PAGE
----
Law librarians have highlighted leading practical and scholarly treatises that support the scholarship and experiential work of students and faculty at UCI Law.1
Think of this guide as an online version of the staff-selection tables at bookstores. Titles from this guide address many legal research projects. But we have much (much!) more on our shelves and in our electronic subscriptions.
To find more legal treatises, check our catalog, look on our shelves for print books, or talk to a research librarian:
Yes. Each topic lists federal and multi-state treatises first, followed by a separate California-focused section. Popular California legal titles (like those from Witkin, Rutter, Bender, and CEB) are also highlighted in their own topic: Legal Treatises: California Law.
Legal treatises are books, or sets of books, that explain, critique, and analyze the law on a particular legal subject, with reference to key primary law. Attorneys use the term loosely, but in general, "treatise" can refer to three quite different types of publications:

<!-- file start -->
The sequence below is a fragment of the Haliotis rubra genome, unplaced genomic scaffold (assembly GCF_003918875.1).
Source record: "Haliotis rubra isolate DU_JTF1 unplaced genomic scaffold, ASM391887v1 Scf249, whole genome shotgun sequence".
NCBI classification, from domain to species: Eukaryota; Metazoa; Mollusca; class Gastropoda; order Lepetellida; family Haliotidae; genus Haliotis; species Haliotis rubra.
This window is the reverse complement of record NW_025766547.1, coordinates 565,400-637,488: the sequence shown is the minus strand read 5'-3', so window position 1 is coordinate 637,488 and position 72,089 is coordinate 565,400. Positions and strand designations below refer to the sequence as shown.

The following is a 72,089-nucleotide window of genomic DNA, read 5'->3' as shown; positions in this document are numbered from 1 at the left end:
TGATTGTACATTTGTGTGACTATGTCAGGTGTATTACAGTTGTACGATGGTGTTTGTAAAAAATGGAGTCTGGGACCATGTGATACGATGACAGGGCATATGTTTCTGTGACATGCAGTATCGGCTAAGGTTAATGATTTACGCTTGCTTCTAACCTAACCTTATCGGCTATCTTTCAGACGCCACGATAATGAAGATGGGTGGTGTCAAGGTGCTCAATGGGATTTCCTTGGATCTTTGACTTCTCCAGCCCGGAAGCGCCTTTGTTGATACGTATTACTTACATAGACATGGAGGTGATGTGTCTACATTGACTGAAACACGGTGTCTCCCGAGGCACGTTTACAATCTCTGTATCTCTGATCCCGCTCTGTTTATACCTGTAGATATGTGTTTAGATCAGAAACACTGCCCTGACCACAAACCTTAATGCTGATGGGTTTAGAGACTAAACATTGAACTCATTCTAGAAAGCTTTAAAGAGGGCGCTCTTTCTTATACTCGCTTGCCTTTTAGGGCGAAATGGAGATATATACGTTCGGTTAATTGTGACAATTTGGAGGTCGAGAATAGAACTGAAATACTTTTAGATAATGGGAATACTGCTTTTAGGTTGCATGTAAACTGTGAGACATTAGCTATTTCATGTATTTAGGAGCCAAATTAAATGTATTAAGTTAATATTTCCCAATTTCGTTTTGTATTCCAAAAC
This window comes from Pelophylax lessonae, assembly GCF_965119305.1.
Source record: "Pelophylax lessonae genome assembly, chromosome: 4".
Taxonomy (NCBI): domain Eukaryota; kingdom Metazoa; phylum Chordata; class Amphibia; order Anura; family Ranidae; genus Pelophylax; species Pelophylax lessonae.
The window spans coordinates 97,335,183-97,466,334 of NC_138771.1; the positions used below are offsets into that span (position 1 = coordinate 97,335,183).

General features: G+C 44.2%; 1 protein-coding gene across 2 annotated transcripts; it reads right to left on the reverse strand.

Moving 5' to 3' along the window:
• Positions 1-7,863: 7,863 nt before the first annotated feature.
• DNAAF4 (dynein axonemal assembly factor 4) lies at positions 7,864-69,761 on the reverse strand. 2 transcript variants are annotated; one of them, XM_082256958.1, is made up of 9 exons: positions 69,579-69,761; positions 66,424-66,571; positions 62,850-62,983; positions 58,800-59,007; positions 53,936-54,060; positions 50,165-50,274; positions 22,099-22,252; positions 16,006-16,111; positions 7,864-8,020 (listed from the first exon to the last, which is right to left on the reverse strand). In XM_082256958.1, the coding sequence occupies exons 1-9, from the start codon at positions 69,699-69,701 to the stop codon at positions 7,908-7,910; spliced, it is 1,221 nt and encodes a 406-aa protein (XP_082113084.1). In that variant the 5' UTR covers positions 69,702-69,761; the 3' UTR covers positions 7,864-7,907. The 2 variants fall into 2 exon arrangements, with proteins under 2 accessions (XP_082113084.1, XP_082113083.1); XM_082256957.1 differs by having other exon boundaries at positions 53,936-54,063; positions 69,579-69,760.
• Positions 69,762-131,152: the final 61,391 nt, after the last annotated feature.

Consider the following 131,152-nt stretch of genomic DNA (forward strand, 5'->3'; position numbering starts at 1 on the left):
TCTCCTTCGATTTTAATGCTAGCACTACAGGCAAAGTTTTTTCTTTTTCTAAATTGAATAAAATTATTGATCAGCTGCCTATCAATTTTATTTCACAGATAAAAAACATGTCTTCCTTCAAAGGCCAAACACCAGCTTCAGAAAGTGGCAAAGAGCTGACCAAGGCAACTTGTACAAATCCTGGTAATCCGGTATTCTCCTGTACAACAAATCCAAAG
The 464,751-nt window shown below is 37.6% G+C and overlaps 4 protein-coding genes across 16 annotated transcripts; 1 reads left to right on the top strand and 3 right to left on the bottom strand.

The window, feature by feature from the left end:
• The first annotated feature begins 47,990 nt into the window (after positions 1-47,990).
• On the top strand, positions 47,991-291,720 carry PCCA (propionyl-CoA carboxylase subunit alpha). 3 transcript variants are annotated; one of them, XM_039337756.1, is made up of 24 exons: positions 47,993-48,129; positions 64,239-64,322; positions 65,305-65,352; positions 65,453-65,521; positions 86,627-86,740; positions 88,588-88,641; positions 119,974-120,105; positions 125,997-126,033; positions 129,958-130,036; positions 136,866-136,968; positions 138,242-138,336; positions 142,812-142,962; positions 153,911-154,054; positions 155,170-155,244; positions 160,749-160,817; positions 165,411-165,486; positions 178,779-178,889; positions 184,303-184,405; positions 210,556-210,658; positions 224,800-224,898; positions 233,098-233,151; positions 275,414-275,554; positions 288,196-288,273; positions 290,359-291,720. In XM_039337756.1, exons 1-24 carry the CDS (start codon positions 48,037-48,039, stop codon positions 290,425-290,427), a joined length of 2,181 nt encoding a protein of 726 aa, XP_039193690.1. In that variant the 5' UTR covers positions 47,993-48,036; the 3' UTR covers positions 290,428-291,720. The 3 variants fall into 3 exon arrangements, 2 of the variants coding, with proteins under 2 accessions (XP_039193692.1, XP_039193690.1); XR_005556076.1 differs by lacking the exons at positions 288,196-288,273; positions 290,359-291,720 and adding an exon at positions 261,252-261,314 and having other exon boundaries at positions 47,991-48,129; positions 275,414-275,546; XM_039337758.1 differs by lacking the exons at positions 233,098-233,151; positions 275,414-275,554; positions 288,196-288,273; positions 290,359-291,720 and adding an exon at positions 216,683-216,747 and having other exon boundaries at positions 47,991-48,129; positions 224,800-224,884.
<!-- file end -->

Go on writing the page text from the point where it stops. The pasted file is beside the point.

Legal treatises range in size from single books to enormous sets of over 50 volumes. On the library shelves, they can be hardcover books, paperback books, or ringed binders. The following publications are not usually called treatises: Wikipedia, legal encyclopedias arranged A-to-Z (e.g., AmJur), ALRs, law reviews, legal newsletters and newspapers, casebooks, outline-style study aids, and others.
If you're unsure if a resource is a "treatise" for the purposes of a law school assignment, contact your instructor.
1 This guide only includes Restatement titles with UCI faculty among the authors. Restatements are unique legal secondary sources—learn more about them in the Law Library's overview of Secondary Sources for Legal Research.